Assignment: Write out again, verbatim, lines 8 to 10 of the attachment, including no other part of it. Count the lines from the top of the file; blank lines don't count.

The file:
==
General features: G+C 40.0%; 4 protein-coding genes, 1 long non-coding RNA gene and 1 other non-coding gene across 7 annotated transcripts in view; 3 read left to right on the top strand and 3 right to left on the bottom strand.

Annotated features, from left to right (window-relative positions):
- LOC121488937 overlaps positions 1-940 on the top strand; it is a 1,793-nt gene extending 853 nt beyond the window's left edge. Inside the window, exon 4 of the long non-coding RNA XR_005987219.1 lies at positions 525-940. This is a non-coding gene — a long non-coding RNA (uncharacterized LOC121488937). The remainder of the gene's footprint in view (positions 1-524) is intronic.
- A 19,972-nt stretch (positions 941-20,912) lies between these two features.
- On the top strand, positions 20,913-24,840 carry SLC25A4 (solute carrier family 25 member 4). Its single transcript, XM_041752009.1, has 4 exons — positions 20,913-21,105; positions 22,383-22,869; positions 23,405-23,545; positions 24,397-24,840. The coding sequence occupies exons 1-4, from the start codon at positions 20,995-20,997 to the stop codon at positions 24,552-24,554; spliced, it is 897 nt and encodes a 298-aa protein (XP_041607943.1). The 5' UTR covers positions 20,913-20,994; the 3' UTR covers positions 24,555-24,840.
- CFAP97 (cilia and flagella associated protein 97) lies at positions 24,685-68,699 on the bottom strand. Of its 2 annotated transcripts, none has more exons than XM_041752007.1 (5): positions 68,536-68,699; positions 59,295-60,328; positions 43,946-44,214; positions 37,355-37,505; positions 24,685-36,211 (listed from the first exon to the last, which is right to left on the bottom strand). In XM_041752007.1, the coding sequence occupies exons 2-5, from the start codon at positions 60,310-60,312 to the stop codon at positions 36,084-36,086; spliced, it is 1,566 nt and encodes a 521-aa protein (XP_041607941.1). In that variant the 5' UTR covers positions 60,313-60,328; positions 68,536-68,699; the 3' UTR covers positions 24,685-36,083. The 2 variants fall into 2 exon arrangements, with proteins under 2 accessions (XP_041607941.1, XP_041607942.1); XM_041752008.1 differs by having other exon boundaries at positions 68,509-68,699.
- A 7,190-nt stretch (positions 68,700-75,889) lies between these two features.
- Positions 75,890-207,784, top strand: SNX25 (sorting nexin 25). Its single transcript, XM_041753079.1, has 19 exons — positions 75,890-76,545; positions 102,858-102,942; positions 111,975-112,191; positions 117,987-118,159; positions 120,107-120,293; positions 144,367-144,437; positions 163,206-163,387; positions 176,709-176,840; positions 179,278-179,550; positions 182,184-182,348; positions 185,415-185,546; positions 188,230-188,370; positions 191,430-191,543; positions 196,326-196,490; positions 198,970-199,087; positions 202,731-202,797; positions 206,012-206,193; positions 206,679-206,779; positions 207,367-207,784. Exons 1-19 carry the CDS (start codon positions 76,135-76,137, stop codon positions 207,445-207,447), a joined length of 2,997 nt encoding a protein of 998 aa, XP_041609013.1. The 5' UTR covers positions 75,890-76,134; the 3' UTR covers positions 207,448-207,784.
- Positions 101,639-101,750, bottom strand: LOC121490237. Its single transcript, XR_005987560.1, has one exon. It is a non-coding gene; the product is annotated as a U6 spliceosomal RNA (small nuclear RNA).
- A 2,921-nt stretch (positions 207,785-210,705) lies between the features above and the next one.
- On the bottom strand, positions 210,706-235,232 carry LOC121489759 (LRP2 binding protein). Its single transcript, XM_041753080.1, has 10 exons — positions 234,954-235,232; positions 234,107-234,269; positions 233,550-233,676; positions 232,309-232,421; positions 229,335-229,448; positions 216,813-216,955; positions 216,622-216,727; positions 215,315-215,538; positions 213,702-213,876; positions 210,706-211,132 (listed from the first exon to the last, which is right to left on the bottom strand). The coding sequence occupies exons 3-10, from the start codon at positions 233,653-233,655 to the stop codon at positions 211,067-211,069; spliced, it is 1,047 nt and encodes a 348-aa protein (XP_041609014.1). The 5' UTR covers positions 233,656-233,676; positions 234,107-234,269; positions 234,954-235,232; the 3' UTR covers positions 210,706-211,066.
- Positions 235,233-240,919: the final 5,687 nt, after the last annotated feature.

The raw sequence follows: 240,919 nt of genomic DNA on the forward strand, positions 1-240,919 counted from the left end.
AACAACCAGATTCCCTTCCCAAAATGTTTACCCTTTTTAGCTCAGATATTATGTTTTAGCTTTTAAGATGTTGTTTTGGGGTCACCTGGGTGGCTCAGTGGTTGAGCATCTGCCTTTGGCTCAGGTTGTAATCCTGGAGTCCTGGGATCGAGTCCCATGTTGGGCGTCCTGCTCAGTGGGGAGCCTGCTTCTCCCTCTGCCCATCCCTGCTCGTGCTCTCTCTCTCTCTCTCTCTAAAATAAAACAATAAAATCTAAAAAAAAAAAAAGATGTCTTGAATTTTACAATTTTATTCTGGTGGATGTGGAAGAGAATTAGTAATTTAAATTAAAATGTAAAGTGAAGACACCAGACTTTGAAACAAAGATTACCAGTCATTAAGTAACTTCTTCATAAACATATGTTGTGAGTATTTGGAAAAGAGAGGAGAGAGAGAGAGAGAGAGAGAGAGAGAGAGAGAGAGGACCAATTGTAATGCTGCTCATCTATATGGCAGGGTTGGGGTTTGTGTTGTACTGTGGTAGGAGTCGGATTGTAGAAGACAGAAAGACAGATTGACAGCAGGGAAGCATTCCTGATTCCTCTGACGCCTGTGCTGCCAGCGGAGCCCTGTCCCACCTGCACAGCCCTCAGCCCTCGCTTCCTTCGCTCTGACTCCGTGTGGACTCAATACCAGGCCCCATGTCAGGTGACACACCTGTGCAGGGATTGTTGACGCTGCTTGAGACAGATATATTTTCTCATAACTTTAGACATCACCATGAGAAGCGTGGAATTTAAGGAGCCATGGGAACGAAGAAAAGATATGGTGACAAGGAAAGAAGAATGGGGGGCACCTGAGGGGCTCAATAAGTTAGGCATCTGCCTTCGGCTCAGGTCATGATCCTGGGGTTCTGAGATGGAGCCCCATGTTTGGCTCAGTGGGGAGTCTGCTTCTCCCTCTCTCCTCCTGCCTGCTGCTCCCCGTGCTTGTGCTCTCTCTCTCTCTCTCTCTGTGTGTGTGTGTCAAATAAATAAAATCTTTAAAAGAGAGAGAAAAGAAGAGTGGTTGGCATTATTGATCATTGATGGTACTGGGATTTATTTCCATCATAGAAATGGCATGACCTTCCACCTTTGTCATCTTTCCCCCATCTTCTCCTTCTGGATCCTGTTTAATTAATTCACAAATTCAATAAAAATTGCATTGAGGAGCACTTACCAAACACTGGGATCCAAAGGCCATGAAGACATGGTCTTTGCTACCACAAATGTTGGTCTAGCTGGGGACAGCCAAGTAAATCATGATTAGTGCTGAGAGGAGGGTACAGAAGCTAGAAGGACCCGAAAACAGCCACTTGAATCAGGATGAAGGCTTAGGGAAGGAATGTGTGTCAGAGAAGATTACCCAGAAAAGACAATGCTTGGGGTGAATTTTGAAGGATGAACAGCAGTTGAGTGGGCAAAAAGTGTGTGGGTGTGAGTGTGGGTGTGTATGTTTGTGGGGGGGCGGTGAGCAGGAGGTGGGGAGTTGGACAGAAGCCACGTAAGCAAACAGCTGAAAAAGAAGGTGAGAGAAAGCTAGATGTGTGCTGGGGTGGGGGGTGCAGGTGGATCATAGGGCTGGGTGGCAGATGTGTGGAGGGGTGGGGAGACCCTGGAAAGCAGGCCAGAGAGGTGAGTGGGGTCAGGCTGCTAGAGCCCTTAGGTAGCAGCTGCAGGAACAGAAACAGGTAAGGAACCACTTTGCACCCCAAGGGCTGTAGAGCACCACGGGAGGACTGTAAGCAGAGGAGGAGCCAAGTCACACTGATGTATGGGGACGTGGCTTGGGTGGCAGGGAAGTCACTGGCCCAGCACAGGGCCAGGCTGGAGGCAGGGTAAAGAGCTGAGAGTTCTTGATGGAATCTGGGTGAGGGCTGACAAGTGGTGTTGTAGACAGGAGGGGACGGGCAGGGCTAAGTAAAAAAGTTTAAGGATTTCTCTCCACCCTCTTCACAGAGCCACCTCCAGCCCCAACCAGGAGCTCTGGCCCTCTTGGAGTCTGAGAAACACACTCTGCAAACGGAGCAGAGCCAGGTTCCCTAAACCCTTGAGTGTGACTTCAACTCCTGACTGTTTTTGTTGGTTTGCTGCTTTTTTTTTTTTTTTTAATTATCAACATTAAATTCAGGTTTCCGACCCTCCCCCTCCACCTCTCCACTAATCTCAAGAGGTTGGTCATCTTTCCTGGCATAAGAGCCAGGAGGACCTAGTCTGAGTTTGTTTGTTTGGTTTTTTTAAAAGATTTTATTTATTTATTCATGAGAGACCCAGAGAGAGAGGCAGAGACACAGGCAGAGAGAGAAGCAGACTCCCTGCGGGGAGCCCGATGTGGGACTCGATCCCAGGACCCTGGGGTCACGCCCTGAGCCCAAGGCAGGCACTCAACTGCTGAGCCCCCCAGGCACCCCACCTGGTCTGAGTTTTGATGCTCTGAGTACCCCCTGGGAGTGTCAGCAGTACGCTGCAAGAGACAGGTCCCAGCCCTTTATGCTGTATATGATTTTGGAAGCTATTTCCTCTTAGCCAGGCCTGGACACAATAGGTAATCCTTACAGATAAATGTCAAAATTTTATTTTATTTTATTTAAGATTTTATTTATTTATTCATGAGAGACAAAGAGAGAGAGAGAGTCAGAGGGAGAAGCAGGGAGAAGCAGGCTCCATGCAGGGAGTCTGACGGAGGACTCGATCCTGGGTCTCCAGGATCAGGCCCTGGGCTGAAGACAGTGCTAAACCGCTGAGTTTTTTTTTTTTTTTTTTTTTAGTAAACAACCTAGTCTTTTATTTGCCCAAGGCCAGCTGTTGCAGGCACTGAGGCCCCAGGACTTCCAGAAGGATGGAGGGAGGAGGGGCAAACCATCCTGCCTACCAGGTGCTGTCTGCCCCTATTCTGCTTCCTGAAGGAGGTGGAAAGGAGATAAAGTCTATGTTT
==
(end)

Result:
- Positions 75,890-207,784, top strand: SNX25 (sorting nexin 25). Its single transcript, XM_041753079.1, has 19 exons — positions 75,890-76,545; positions 102,858-102,942; positions 111,975-112,191; positions 117,987-118,159; positions 120,107-120,293; positions 144,367-144,437; positions 163,206-163,387; positions 176,709-176,840; positions 179,278-179,550; positions 182,184-182,348; positions 185,415-185,546; positions 188,230-188,370; positions 191,430-191,543; positions 196,326-196,490; positions 198,970-199,087; positions 202,731-202,797; positions 206,012-206,193; positions 206,679-206,779; positions 207,367-207,784. Exons 1-19 carry the CDS (start codon positions 76,135-76,137, stop codon positions 207,445-207,447), a joined length of 2,997 nt encoding a protein of 998 aa, XP_041609013.1. The 5' UTR covers positions 75,890-76,134; the 3' UTR covers positions 207,448-207,784.
- Positions 101,639-101,750, bottom strand: LOC121490237. Its single transcript, XR_005987560.1, has one exon. It is a non-coding gene; the product is annotated as a U6 spliceosomal RNA (small nuclear RNA).
- A 2,921-nt stretch (positions 207,785-210,705) lies between the features above and the next one.